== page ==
Tom Tom Club, "Genius of Love" (Tom Tom Club, 1981). Aside from maybe "I Zimbra" and "Burning Down the House," the Talking Heads rarely flew a funk flag, so the band's husband-wife rhythm section formed the Tom Tom Club. Artists ranging from Grandmaster Flash (1982) to Annie (2005) have covered and/or sampled "Genius" and for good reason. Bassist Tina Weymoth handles most of the vocal duties and over the hookiest of synth lines and funkiest of beats narrates a sonnet-of-sorts in which her love is like a great r&b crooner. Then, in the song's breakdown, her husband, drummer Chris Frantz yells the sonnet-closing couplet for her, intoning the name "James Brown" again and again and, well, you can't help but dance. Nicole and I saw the Tom Tom Club co-headline with the B-52s at a casino's mini-outdoor ampitheater in southern Arizona in 2000 or 2001. A warm and dry night. On stage all night, 40-somethings singing what poet Allison Joseph calls "disco liberation." We broke through the half-hearted barriers between seats and stage and stood in front of Tina Weymouth (and, afterward, in front of Fred Schneider during the B-52s set) as she rocked the Sonoran desert, moving Tom Tom Club through a covers-heavy set that included the band's version of "You Sexy Thing." But "Genius of Love" was the evening's high point, besting even their co-headliner's rendition of "Rock Lobster."
Dead Kennedys, "Take this Job and Shove It" (Bedtime for Democracy, 1986). In seventh grade, I had two DK casettes, 'Give Me Convenience or Give Me Death' and 'Bedtime for Democracy', though what I really wanted was one of those black t-shirts with the DK logo in red. Though now I understand that the band's debut record 'Fresh Fruit for Rotting Vegetables' is their masterpiece, at thirteen I dug the fast-paced 'Bedtime for Democracy' best. The songs waste no time. They waste nothing. The "Take this Job and Shove It" cover--the opening track of the record--clocks in at under ninety seconds. The song tries too hard to be subversive, but so do thirteen-year-old Dead Kennedys fans. If the country version of the song gives the finger to a mean boss-man, this version gives the finger to the world that allows mean boss-men to exist in the first place. I still like 'Bedtime,' a thematically tight record, with self-explanatory tracks like "Chickenshit Conformist," "Macho Insecurity," and "Rambozo the Clown" nicely cohering, and never failing to remind me of the things I hated about the Catholic school I attended.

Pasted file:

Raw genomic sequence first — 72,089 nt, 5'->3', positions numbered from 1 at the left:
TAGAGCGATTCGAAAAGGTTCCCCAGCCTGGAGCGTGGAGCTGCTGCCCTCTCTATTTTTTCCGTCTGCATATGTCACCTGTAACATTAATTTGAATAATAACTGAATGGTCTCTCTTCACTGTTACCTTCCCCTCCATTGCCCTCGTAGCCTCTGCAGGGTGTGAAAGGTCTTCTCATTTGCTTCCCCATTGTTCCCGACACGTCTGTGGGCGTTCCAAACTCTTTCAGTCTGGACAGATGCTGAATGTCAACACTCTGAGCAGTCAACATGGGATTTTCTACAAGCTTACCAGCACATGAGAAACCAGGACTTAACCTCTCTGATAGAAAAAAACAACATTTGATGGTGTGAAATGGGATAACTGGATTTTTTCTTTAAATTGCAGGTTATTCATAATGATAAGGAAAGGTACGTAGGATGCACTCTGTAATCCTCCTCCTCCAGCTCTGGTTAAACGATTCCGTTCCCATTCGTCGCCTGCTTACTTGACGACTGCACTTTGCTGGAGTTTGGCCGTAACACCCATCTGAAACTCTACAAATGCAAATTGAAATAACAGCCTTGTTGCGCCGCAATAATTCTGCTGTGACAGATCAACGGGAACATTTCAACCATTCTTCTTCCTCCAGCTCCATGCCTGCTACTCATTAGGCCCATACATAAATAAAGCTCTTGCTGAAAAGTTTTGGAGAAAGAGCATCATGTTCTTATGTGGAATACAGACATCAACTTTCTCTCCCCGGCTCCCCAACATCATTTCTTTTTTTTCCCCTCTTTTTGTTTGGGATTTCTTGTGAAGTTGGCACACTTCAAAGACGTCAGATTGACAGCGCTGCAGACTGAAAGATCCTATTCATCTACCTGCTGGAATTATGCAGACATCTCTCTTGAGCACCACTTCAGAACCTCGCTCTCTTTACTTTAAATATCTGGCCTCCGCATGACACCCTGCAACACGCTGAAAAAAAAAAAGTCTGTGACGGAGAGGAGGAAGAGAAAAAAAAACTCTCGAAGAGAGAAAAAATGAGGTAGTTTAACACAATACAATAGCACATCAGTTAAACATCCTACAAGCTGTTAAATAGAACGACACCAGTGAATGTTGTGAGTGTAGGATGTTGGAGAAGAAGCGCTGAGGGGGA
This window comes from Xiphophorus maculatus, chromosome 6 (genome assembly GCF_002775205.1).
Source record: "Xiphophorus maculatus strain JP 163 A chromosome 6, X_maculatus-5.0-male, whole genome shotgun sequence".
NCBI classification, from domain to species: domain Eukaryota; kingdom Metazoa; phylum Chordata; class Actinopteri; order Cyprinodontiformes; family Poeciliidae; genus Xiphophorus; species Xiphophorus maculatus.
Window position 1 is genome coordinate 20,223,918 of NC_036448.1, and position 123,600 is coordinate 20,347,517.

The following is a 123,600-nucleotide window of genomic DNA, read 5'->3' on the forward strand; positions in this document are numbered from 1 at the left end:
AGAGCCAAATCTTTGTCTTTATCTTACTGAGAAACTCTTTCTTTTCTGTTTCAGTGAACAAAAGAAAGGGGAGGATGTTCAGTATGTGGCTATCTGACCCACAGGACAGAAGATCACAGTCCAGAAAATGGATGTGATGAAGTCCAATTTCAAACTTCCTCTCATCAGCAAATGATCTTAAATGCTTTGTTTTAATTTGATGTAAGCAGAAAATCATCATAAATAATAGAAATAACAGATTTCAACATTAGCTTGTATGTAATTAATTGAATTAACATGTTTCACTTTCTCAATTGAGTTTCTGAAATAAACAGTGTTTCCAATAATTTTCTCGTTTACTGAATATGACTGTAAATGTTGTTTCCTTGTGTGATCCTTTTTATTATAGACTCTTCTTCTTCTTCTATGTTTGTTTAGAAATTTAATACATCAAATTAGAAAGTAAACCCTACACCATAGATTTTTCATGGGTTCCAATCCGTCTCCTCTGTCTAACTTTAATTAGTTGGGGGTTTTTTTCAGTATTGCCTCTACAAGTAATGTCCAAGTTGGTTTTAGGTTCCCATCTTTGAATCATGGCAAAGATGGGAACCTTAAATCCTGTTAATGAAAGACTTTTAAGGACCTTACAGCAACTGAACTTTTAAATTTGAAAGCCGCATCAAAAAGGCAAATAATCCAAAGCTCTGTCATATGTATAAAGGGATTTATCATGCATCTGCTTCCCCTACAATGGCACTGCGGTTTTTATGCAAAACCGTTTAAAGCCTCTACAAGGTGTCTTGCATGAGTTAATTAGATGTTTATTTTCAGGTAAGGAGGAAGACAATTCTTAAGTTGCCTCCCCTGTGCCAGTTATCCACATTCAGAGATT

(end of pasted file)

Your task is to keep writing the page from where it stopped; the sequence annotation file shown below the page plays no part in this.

Lou Reed, "Romeo Had Juliette" (New York, 1989). What did I know about New York City at fourteen or fifteen? Certainly part of my impression of the city came from beat poetry and Velvet Underground music and Rolling Stone articles about first generation punk rock. About the time that Spike Lee's Do the Right Thing came out, I got Lou Reed's concept album about NYC, a record that spoke to gentrification and AIDS and police brutality and vigilantes and drug addiction. Without a doubt, the record represents the highpoint of Reed's post-VU career. As strong a time capsule and as potent a piece of art as the Spike Lee movie, 'New York' was, as its liner notes suggested, like a novel. And "Romeo Had Juliette," an ode to teen love gone wrong, was the novel's most vivid moment. Full of striking images, particularly those that imagine the protagonist Romeo Rodriguez ("A diamond crucifix in his ear / is used to help ward off the fear"). Check out the youtube performance, in which Reed mumbles the song with a toothpick in his mouth the whole time.